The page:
The fast travel map feature is a godsend too, if you’re like me and find yourself constantly with a full pack of goodies and the need to dump them, then go get more loot. Lather, rinse, repeat, do an alchemy. There’s even a neat feature that automatically makes your items at optimal levels (which affects its stats and value) if you choose to let the game do so.
The whole alchemy and skill point system is intuitive and customizable enough to where it’s not so boring to grind or gather materials for the reward waiting for you upon recipe completion. Even if it all gets too much, the game can handle some of it while you focus on gathering materials and whacking enemies.
Even so, there are a few missteps. The minimap tends to be so cluttered, other markers and icons can completely cover the quest objective marker if you’re not alert and aware.
The Nintendo Switch also has a unique problem where text can be too small when played in hand-held mode. Thankfully there is a built-in zoom function on Nintendo Switch, but it still feels like something the developers should have considered.
While many are sure to be able to understand the games numerous features and intricacies, sometimes I still feel a bit overwhelmed at the sheer scope of things to do, game mechanics to learn, recipes to remember, places to explore, and more. Every time I turn around, the game is throwing something else new to learn and master on the fly. It definitely feels like there was some feature creep unfortunately.
Next we have the music. The tunes are upbeat, catchy, light, and now customizable. The developers added the ability to make a playlist of songs from this game, and from Atelier Online. The music is dynamic, changing with the time of day or the weather to help set the scene.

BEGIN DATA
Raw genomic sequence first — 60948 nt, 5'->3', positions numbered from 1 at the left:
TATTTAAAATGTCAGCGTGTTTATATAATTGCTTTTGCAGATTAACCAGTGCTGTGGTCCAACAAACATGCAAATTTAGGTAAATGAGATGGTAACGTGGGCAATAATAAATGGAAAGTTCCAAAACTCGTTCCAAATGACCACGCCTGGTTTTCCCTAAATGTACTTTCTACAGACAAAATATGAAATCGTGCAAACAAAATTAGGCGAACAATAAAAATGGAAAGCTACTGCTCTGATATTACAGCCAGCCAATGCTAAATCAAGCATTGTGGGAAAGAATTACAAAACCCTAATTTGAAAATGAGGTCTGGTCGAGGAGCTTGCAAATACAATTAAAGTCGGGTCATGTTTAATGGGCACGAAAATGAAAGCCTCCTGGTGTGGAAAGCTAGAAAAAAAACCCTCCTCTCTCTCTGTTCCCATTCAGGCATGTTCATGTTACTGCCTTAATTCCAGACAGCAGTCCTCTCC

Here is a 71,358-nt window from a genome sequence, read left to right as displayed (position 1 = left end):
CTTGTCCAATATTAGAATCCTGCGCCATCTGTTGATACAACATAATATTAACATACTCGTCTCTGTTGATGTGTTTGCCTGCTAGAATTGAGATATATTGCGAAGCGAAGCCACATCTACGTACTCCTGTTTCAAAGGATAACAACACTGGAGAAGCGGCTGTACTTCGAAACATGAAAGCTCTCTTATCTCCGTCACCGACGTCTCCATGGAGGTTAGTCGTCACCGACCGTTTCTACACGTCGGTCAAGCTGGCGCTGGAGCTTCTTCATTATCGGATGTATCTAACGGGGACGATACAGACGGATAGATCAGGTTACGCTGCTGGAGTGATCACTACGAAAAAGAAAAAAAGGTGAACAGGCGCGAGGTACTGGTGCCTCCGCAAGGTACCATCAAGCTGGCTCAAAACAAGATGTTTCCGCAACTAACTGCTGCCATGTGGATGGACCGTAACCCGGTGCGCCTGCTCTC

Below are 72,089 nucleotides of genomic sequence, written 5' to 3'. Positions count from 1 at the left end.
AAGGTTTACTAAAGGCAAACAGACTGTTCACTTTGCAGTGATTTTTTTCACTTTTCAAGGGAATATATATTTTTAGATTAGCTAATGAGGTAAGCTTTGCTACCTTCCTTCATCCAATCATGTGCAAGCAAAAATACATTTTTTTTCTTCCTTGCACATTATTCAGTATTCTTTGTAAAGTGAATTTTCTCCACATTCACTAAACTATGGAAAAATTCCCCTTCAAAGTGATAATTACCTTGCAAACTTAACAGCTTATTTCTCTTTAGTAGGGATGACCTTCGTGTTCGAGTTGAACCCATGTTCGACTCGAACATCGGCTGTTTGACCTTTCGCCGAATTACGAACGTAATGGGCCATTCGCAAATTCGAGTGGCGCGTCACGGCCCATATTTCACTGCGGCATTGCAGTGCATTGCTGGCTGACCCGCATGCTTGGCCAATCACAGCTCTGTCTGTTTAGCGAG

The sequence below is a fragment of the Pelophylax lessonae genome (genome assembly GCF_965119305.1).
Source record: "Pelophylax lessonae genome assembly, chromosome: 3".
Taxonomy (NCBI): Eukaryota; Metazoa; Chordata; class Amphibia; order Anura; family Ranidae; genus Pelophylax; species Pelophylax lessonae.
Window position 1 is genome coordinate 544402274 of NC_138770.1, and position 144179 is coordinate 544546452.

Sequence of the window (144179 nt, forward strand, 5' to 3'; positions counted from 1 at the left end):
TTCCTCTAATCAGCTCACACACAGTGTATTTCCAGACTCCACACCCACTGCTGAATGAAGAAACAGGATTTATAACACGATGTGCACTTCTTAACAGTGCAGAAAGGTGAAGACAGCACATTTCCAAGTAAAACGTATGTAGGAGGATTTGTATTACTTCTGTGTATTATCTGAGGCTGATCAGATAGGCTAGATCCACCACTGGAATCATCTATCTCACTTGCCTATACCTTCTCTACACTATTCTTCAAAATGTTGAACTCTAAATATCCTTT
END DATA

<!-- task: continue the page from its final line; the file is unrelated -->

While I’m not usually someone engrossed with a game’s music, I did catch myself humming along to several of the game’s tracks, and I’m sure you will too. The music has a lighthearted mix of easy listening complete with flutes, bongos, horns, tambourines, and even some light guitar in some areas- especially at night.
While in your home domicile where you do your alchemy and save your progress, you can tweak the sound and customize your pad and Ryza’s and other character’s outfits. All of these can be bought separately as DLC, and some are unlocked upon game completion. So far the game is only in Japanese with English subtitles, but it is obvious the performance by the seiyuus are high quality. The dubbing matches their mouth movements almost perfectly in cutscenes.
In closing, does Atelier Ryza 2: Lost Legends & the Secret Fairy scratch my obsession with fetching resources and managing them? Yes it does. The rpg elements are just icing on the cake.
It’s a solid game all around, albeit a little overwhelming at first. If you’re into fetch quest heavy games (Fallout, The Witcher, State of Decay) then this is well worth diving into; even if you’re not a filthy weaboo like me. I mean c’mon look at her sleeping. She’s so cute.